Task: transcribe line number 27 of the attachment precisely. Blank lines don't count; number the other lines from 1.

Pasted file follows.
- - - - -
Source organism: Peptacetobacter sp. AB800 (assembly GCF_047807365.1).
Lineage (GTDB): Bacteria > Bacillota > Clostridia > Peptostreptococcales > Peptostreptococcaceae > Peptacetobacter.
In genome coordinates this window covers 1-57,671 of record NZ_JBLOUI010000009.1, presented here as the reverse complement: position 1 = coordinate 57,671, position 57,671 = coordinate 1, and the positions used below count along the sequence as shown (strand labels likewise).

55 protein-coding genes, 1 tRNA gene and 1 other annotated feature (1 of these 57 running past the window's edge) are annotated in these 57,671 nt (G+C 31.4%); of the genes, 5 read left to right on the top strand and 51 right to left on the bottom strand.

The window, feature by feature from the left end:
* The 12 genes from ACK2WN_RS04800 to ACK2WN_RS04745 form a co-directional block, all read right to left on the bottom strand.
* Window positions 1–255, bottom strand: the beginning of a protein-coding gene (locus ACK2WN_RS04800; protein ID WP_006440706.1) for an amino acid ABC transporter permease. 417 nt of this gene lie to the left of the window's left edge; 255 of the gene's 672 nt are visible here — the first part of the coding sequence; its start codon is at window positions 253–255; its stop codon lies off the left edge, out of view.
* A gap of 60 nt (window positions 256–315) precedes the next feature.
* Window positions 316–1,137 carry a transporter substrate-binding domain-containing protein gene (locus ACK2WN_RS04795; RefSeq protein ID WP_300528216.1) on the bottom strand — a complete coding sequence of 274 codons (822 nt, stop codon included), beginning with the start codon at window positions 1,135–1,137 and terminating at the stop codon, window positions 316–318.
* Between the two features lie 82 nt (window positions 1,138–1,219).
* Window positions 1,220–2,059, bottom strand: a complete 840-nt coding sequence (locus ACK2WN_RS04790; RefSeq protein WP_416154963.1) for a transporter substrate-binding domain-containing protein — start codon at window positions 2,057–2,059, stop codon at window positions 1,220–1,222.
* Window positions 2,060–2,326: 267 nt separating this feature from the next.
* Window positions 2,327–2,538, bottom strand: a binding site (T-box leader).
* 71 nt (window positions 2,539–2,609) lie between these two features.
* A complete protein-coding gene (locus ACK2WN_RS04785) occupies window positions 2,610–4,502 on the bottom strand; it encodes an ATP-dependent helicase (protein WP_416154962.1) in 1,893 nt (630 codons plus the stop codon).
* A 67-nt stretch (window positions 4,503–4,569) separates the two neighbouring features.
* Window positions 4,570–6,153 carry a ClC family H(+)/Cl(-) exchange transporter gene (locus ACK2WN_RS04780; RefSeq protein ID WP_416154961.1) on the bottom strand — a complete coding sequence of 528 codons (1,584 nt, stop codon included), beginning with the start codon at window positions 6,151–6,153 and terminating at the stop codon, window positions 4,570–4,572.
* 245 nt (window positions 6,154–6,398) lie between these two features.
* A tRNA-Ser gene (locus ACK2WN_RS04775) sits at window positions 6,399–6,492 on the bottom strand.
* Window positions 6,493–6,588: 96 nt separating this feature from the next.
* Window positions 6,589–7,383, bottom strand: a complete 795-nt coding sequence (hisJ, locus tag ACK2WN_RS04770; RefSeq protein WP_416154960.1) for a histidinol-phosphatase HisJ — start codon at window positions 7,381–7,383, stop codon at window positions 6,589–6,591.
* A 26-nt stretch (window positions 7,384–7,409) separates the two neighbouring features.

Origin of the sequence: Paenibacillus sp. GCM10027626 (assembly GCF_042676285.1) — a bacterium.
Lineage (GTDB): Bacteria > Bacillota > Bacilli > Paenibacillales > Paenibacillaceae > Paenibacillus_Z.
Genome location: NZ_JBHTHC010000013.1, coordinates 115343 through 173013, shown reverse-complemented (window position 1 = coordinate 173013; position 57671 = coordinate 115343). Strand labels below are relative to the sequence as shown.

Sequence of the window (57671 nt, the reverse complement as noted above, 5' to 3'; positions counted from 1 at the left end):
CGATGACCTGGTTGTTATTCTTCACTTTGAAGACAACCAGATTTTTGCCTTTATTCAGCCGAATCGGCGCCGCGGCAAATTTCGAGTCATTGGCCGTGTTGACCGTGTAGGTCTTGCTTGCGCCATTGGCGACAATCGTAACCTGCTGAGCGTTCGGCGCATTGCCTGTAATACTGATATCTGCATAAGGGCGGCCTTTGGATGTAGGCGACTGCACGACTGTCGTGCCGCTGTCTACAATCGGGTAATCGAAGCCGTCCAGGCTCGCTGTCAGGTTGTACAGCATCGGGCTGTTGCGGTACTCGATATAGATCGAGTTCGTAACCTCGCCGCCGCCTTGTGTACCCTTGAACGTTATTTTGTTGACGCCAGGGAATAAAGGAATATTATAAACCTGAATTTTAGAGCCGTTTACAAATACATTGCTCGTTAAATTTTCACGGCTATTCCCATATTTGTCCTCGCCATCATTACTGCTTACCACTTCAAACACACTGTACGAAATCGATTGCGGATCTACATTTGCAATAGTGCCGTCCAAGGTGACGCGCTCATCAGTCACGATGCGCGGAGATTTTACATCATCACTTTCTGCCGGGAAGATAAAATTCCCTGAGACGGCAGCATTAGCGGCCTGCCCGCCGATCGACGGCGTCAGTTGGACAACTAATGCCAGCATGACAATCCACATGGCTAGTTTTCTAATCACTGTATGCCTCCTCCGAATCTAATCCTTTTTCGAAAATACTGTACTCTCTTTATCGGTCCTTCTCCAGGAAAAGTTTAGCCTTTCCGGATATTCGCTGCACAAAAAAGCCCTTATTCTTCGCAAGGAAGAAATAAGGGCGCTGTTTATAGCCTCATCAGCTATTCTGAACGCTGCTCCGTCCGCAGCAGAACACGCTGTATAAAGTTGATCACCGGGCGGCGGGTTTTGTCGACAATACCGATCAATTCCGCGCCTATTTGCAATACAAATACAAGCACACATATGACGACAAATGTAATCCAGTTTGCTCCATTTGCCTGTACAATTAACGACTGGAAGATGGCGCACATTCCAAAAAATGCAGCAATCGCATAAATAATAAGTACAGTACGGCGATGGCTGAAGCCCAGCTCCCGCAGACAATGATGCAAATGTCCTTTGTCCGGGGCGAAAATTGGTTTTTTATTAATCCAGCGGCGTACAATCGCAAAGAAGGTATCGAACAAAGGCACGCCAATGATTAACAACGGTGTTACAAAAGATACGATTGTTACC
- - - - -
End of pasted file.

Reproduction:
CGATGACCTGGTTGTTATTCTTCACTTTGAAGACAACCAGATTTTTGCCTTTATTCAGCCGAATCGGCGCCGCGGCAAATTTCGAGTCATTGGCCGTGTTGACCGTGTAGGTCTTGCTTGCGCCATTGGCGACAATCGTAACCTGCTGAGCGTTCGGCGCATTGCCTGTAATACTGATATCTGCATAAGGGCGGCCTTTGGATGTAGGCGACTGCACGACTGTCGTGCCGCTGTCTACAATCGGGTAATCGAAGCCGTCCAGGCTCGCTGTCAGGTTGTACAGCATCGGGCTGTTGCGGTACTCGATATAGATCGAGTTCGTAACCTCGCCGCCGCCTTGTGTACCCTTGAACGTTATTTTGTTGACGCCAGGGAATAAAGGAATATTATAAACCTGAATTTTAGAGCCGTTTACAAATACATTGCTCGTTAAATTTTCACGGCTATTCCCATATTTGTCCTCGCCATCATTACTGCTTACCACTTCAAACACACTGTACGAAATCGATTGCGGATCTACATTTGCAATAGTGCCGTCCAAGGTGACGCGCTCATCAGTCACGATGCGCGGAGATTTTACATCATCACTTTCTGCCGGGAAGATAAAATTCCCTGAGACGGCAGCATTAGCGGCCTGCCCGCCGATCGACGGCGTCAGTTGGACAACTAATGCCAGCATGACAATCCACATGGCTAGTTTTCTAATCACTGTATGCCTCCTCCGAATCTAATCCTTTTTCGAAAATACTGTACTCTCTTTATCGGTCCTTCTCCAGGAAAAGTTTAGCCTTTCCGGATATTCGCTGCACAAAAAAGCCCTTATTCTTCGCAAGGAAGAAATAAGGGCGCTGTTTATAGCCTCATCAGCTATTCTGAACGCTGCTCCGTCCGCAGCAGAACACGCTGTATAAAGTTGATCACCGGGCGGCGGGTTTTGTCGACAATACCGATCAATTCCGCGCCTATTTGCAATACAAATACAAGCACACATATGACGACAAATGTAATCCAGTTTGCTCCATTTGCCTGTACAATTAACGACTGGAAGATGGCGCACATTCCAAAAAATGCAGCAATCGCATAAATAATAAGTACAGTACGGCGATGGCTGAAGCCCAGCTCCCGCAGACAATGATGCAAATGTCCTTTGTCCGGGGCGAAAATTGGTTTTTTATTAATCCAGCGGCGTACAATCGCAAAGAAGGTATCGAACAAAGGCACGCCAATGATTAACAACGGTGTTACAAAAGATACGATTGTTACC